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Pub Philosophy In London

By Chris Bloor, Director of Development of the Oxford Philosophy Trust, and founder of several pub philosophy groups in London. I can be reached at bloorcb@yahoo.com

 

What is pub philosophy?

 

Pub philosophy is an activity in which people meet in order to enjoy a few drinks and discuss a topic drawn from the discipline of philosophy. These include such subjects as the meaning of life, the foundation of morality, artificial intelligence, and animal rights. For the most part, the meetings are informal and do not require a great deal of knowledge of academic philosophy. The pub philosophy tradition has strong links with academic philosophy

Pub philosophy in London was inspired by the success of philosophical cafes in Paris in the mid-1990's, but has since developed its own character. In any given week there are between two and five events being held throughout London.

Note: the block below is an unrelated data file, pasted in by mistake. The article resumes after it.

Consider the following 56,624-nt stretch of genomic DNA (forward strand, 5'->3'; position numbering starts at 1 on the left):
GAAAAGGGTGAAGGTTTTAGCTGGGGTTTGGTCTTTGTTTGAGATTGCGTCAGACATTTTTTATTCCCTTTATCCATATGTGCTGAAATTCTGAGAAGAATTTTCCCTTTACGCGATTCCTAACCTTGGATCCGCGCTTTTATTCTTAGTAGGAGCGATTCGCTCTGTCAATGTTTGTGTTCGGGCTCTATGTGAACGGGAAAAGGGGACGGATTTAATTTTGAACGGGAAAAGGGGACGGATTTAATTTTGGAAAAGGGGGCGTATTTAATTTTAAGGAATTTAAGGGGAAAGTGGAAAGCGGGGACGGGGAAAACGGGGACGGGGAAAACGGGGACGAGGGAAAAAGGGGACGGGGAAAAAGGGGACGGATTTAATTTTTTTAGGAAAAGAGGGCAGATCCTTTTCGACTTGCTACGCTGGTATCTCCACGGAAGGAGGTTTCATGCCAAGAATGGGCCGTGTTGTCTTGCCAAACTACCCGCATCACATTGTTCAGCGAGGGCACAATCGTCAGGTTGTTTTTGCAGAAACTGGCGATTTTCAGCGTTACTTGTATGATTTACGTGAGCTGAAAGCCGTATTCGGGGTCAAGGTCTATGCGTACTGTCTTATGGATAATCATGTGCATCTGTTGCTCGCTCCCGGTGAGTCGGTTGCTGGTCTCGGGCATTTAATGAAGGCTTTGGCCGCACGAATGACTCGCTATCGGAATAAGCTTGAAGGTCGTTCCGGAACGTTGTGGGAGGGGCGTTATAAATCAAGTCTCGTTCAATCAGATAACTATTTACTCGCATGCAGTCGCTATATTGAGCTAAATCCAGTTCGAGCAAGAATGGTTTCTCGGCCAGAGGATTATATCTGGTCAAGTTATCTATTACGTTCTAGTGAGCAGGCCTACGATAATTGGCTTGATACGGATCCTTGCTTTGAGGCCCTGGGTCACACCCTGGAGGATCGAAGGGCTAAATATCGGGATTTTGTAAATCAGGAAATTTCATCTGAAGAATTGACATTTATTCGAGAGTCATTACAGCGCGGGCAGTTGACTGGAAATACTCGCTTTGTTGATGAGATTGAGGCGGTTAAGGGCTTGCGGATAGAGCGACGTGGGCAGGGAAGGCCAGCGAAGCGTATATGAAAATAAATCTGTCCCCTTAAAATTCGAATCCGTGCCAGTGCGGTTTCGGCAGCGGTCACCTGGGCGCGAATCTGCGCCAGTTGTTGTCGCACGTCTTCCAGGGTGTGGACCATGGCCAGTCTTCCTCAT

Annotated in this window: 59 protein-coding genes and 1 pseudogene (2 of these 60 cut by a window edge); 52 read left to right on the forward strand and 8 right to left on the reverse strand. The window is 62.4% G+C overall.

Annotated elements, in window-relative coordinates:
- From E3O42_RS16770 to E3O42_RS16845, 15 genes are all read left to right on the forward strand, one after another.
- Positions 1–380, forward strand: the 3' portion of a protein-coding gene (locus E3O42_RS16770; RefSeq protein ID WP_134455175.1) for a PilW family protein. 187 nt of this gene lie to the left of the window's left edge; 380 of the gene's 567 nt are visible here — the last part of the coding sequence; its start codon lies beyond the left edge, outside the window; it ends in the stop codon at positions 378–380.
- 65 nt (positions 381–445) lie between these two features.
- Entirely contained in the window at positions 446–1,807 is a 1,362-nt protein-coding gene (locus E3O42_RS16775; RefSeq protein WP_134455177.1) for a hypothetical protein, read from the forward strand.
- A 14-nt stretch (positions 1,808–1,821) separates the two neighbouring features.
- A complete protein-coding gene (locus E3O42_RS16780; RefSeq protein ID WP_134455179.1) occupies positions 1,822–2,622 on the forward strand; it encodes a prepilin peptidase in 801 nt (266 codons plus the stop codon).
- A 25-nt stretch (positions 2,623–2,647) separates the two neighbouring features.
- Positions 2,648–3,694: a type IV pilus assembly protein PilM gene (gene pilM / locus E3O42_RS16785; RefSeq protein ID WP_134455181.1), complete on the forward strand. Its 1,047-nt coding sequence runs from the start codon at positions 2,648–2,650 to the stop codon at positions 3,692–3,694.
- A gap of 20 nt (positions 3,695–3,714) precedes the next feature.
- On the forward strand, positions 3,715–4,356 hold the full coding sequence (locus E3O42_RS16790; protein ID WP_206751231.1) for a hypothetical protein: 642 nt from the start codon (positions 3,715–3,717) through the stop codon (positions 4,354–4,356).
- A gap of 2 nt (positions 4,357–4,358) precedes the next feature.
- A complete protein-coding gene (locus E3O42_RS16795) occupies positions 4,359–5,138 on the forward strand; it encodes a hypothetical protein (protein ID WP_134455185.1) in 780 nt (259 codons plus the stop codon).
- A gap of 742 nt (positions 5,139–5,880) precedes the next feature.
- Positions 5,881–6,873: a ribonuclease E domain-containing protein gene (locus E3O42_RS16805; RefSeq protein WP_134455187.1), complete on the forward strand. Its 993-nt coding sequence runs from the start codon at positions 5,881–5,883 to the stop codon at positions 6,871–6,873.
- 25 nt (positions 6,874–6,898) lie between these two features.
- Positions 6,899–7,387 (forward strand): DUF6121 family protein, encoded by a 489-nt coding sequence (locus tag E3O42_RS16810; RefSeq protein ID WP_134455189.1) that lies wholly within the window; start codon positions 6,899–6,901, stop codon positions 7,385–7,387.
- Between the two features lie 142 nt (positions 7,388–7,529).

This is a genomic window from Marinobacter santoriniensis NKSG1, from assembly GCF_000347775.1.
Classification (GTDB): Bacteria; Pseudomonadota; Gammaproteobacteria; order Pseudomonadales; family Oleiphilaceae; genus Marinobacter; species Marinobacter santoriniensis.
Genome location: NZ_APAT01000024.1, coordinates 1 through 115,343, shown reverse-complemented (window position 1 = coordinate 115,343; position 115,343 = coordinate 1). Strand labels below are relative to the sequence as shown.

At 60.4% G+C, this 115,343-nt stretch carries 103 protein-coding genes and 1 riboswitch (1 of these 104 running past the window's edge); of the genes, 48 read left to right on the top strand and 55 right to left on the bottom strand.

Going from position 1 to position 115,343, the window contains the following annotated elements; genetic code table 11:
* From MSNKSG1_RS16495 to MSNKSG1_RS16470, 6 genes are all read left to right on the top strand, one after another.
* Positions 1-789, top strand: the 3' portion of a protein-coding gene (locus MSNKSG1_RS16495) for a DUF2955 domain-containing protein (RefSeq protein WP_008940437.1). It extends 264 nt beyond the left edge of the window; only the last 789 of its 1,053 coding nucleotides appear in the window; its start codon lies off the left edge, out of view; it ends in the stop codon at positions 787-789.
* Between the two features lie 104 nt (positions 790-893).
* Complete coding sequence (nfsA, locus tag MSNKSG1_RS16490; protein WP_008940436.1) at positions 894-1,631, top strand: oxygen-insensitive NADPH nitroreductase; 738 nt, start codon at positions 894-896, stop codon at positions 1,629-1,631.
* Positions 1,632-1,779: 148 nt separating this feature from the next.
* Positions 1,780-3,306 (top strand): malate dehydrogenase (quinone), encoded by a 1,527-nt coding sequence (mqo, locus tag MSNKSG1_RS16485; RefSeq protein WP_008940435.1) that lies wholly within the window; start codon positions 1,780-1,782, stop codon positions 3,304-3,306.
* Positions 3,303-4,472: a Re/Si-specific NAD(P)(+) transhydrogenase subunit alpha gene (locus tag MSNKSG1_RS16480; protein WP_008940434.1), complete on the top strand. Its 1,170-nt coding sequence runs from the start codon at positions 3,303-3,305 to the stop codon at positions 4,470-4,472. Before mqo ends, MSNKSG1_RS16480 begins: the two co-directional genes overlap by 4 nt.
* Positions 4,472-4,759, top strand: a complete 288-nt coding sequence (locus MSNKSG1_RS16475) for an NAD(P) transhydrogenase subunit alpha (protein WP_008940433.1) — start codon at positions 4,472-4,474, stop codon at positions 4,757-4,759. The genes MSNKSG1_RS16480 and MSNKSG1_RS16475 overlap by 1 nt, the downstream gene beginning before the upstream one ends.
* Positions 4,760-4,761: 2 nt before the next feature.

There is no typical event. Many are held in the evening, but some are held at lunchtime. Most meetings last between two and three hours. There are also all day events. Philosophical walks sponsored by the PFA (Philosophy For All - see below) meet at train stations for an organised walk with a stop at a pub en route.

 

Why is pub philosophy so popular?

 

There are a number of reasons for the popularity of pub philosophy, and it would be difficult single out any single cause. Overall, philosophy has become more popular in the past decade. The influence of books such as Jostein Gaarder's Sophie's World and Alain de Bottain's The Consolations of Philosophy have played no small role in this popularity.

Many people choose to pursue their interest in the subject through evening classes, and a wide range of courses are available (see the publication Floodlight for these).

However, some find that these are too regimented and formal. Government funding imperatives have resulted in emphasis placed on student assessment and the gaining of qualifications.

Some find the informal atmosphere of pub philosophy more suitable to their interest in the subject. Others use pub philosophy to supplement their courses, or as a way into the subject.